AKAM - Downgrade from Buy to Hold
YHOO - Maintain at Sell
In the Computer Hardware/Software industry, we were a fan of Akamai at the beginning of the year, but we believe the stock is nearing a top currently in valuations. Yahoo has remained a Sell for us all year, and we continue to be very worried about the company's future as an investment.
For Akamai, we downgraded the stock's price target slightly after operating margins came in under expectations in the last quarter and remain below 2011 levels. Revenue looked great in the company's latest quarter, but profit margins remained suppressed. We believe that the company is now pricing in its cloud-service revenue growth at the correct level. The company's cloud infrastructure was undervalued at the beginning of the year, but with PE at 38 and future PE at 22 now, we believe the valuations are looking at the top of the levels we like. One area that could be very interesting for Akamai is its work with Riverbed (NASDAQ:RVBD). We believe the "Steelhead Cloud Infrastructure" -- which the companies tout as "...a solution that combines the best of breed in public Internet optimization with the best of breed in private wide area network (WAN) optimization" -- is probably the best revenue growth potential for Akamai moving forward, but we are concerned about such a strong dip in profitability. If we can see operating income return to 25-26% in 2H12 or 2013, the stock could start to see more upside. At this time, most of the annual gains have been achieved.
Yahoo continues to be a concern for us. Operating incomes continue to be weak, even when one eliminates the company's recent restructuring charges. Operating margins seemed to be back on track in 2011, but they have dipped back to the 12-14% range as we expected. At this point, the company has a future PE of 14.5, which does show some value capabilities. Yet two main issues are keeping our price target in check: high capital expenditures and cloudy growth prospects. The company has done a great job at reducing capital expenditures this year to under $500M, but it is still at a very high level of operating income. Industry leaders like Apple (NASDAQ:AAPL) and Google (NASDAQ:GOOG) have 7% of revenue tied up in capital spending versus 10% for Yahoo, which is at its lowest levels.
At the same time, we believe that Yahoo will need to increase CapEx again in order to bring new attractive growth products online, which will increase that level. The only other way for the company to do this is to use cash or add debt, which also hurts the equity value of Yahoo stock. Why do we believe this is necessary? The growth prospects for Yahoo are cloudy. The company sold a large chunk of its best asset (its share in Alibaba). Additionally, Yahoo had dropped in market share of search for 11/12 months as of the end of September. That drop means less ad revenue, and we believe the company has to do something to right this ship. Marketing is not enough, in our opinion, and Yahoo will require new features (most likely through acquisition or through expensive R&D). Display revenues are the key here, and while those are up a bit, we believe that over the next 12 months, those display revenues will be squeezed by Yahoo's competition. For example, if Facebook (NASDAQ:FB) does have success in launching a broader search aspect of its website (as we expect), it hurts Yahoo even further.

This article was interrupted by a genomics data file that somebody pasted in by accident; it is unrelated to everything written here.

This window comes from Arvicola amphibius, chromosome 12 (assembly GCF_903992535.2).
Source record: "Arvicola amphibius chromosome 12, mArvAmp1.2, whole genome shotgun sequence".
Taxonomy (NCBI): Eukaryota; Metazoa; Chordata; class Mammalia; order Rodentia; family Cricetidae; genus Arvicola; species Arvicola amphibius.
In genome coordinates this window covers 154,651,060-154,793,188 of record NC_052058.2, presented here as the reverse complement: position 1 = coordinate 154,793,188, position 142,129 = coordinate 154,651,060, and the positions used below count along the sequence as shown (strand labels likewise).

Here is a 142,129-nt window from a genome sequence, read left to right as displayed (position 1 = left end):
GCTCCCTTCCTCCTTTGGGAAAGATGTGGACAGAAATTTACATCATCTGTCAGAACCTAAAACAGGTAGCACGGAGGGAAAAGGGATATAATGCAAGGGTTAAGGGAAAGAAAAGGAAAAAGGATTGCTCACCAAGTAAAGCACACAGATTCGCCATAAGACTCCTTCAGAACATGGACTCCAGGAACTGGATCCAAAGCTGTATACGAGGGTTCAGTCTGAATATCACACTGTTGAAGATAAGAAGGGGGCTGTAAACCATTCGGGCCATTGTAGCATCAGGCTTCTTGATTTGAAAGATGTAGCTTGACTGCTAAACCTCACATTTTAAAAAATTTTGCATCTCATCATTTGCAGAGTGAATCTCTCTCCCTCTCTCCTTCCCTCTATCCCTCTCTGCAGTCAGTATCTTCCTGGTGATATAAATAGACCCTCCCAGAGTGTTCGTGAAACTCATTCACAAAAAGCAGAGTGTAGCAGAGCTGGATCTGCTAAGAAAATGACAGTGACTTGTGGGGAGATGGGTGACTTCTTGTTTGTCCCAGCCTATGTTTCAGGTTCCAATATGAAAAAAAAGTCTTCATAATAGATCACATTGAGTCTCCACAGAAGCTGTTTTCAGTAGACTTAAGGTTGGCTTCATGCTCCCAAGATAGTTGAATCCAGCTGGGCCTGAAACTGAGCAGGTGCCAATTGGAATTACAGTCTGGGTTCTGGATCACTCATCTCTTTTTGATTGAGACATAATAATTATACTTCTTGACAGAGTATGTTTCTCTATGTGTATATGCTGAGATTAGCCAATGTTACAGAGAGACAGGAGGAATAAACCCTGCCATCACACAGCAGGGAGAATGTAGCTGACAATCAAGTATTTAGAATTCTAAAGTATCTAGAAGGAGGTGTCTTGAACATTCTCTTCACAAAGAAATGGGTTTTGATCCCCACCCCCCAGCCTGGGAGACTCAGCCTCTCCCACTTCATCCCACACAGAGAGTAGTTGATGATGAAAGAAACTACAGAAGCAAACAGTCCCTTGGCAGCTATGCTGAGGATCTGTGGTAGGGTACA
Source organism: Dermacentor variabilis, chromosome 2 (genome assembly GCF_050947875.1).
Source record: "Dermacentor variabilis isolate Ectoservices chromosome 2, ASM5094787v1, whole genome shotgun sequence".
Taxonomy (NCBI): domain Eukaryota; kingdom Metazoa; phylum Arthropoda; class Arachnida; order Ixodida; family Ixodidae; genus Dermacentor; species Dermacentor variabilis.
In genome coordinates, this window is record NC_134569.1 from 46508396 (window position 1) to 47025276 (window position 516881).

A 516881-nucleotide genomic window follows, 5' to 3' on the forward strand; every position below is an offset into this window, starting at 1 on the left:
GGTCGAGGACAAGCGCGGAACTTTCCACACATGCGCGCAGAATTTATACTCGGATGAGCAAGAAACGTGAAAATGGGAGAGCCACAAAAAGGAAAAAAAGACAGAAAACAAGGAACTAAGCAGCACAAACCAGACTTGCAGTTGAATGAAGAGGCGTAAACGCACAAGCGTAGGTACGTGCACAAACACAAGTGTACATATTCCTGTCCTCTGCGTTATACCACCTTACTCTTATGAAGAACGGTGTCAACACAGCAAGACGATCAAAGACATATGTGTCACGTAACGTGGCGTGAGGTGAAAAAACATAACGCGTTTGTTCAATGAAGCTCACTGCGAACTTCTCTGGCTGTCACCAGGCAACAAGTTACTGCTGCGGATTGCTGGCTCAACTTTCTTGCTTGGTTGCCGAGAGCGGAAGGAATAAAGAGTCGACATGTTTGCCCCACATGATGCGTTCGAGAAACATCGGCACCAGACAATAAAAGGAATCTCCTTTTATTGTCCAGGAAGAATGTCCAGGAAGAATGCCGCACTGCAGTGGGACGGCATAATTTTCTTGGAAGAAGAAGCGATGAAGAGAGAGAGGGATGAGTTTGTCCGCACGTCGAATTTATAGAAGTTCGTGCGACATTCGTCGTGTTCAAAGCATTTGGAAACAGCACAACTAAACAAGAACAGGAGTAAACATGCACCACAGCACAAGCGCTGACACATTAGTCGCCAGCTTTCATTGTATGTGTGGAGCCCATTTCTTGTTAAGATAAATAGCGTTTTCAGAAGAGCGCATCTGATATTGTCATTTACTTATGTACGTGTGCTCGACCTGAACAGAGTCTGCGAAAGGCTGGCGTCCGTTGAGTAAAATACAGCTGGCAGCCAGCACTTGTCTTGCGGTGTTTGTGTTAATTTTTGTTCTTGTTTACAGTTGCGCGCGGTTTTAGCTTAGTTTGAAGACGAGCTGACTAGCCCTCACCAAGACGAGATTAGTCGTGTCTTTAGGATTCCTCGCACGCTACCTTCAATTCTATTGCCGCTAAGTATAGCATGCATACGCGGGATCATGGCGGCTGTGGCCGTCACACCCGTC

Outlook was delayed by Yahoo in the past quarter, and we believe it remains cloudy. When one invests, we want to invest in something that is clear. Hope that Yahoo can turn around it declining market share is just that -- hope. At this point, our outlook is very conservative. We believe this is a much smarter approach than expecting great returns without seeing any sign that they are possible. Akamai's outlook looks more promising, but at the same time, the market seems to have priced in a lot of this promise already.
Return on Equity
Return on Equity
Akamai's profitability has fallen in the first half of 2012 in operating margins, but not in gross margins. Much of this is due to increased R&D costs as well as SG&A, which have decreased operating margins. Still, the company's operating margin is healthy, but the drop in profitability did cause us to decrease our expectations for the year. If those margins stay depressed, the stock will definitely have some trouble moving much higher. Costs have not risen, as evidenced by the company's flat gross margins, so the issue could easily be resolved if SG&A declines.
As we can see, Yahoo has much lower profitability than Akamai and lags its entire industry. Operating margins have fallen very strongly, and are now below 10%, which is low for a computer software/hardware company. ROE has improved slightly, which is a positive sign for Yahoo. Right now, though, we see Yahoo as continuing to struggle as competition remains strong and could press margins even further.
Akamai's valuation definitely appears to be quite toppy. Average value we look for is 18-20 on PE and 14-16 on future PE. Below those levels represents good value, so Yahoo does show better value in that regard. However, we see more risk for Yahoo attached to that value than we do with Akamai's overvaluation, as discussed above.
Disclosure: I have no positions in any stocks mentioned, and no plans to initiate any positions within the next 72 hours.
Business relationship disclosure: The Oxen Group is a team of analysts. This article was written by David Ristau, one of our writers. We did not receive compensation for this article (other than from Seeking Alpha), and we have no business relationship with any company whose stock is mentioned in this article.